Camping out in a tent in California’s coastal ranges, near the spot where Robert Louis Stevenson honeymooned, puts a different spin on the myth of mother earth
The concept of freedom in Western Civ has gotten mixed up in the Wild West with the image of the Marlboro Man, the stoic dude riding in solitude toward the horizon — or in another cultural image, a mountaineer challenging the immense force of nature, all alone at the peak of a mountain. (Or, conversely, Daniel Day Lewis with a pick inside a shale shaft in his Oscar-winner, There Will Be Blood).
Have you ever wondered why these symbols have such staying power?
What is it that we imprint on them — or the counter-culture’s Easy Rider re-imagining of the archetype? (Riding a motorcycle along an empty road into an unknown distance.)
Many would answer that we share a collective wish to get away from each other — from the rotten civilization we’ve evolved and congealed, to the simplicity and truth that naturally existed at the beginning of the human era.
The truth is, this kind of concept is not about noble truths but a highly-intellectualized ideal. It’s a counter-measure to a realization we all have had: the lack of meaning in the human effort to get somewhere and to achieve some goal — what writers like Sartre made famous by calling an existential crisis.
Is it really possible to escape society? Does society exist outside of us? Aren’t we part and parcel of the society with which we have a love-hate relationship? Even if we disagree with the current paradigm, isn’t it that our reaction is really another aspect of our very deep dependence on the existing paradigm?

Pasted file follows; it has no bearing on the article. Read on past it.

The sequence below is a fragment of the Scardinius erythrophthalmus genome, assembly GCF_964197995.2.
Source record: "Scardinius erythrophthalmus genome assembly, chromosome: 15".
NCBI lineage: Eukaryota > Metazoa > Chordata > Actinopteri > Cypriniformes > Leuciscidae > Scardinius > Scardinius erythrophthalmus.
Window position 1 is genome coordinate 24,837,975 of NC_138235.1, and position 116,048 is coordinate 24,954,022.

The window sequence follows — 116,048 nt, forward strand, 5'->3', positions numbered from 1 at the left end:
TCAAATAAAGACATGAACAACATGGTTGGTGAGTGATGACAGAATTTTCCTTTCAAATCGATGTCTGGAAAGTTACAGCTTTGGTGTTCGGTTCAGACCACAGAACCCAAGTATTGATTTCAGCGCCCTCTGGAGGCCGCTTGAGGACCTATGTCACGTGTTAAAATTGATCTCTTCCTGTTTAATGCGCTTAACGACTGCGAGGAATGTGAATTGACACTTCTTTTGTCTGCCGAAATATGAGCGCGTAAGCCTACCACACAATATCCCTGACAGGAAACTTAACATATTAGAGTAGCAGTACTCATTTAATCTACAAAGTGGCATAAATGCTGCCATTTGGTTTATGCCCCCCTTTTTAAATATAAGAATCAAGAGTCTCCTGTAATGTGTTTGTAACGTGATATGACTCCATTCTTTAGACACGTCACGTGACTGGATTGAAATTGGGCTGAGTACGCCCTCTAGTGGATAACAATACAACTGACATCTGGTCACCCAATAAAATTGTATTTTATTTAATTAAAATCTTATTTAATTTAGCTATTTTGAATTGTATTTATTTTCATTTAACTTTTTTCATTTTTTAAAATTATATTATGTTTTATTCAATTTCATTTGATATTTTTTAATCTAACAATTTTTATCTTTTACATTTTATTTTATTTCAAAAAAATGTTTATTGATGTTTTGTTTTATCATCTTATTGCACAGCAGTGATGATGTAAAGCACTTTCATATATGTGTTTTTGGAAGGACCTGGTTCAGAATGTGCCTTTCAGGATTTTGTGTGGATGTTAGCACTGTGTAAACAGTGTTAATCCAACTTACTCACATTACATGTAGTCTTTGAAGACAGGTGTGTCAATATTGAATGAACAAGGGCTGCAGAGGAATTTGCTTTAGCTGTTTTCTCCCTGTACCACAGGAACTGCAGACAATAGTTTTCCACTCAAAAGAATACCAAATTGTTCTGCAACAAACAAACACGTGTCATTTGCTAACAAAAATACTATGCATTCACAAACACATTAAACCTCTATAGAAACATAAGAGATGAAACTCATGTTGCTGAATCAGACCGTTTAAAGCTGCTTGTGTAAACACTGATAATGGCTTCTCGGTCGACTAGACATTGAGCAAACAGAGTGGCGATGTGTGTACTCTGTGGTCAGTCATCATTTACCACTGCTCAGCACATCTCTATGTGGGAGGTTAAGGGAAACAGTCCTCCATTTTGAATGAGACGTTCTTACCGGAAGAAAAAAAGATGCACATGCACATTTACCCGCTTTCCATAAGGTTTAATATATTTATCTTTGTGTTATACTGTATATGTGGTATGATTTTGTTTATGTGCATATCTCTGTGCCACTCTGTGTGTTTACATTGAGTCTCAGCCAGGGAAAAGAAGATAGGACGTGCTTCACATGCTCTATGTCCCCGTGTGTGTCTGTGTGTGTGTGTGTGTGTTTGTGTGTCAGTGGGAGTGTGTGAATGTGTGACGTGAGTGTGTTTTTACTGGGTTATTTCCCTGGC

When we are isolated in nature, we still observe and act according to ideas, beliefs, concepts and perceptions based on the molded experiences of being part of society. Our own family is our first experience of society. And consider this: if one is isolated, being a hermit on a remote mountain in a cave away from civilization, that individual is still connected to the collective consciousness of our species.
Is freedom a geographical place, or is it a state we are carrying within us?
Carl Jung, Joseph Campbell and many others emphasized the metaphor of the hero’s journey towards the achievement of individuation, owning one’s Self.
For many people, spending time in nature contributes to realizations and insightful understandings about oneself. However, nature itself is not the goal. It can be the medium, but not the message.
Smadar de Lange is a somatic therapist and doctoral candidate in psychology at Santa Barbara’s Pacifica Graduate Instiute.
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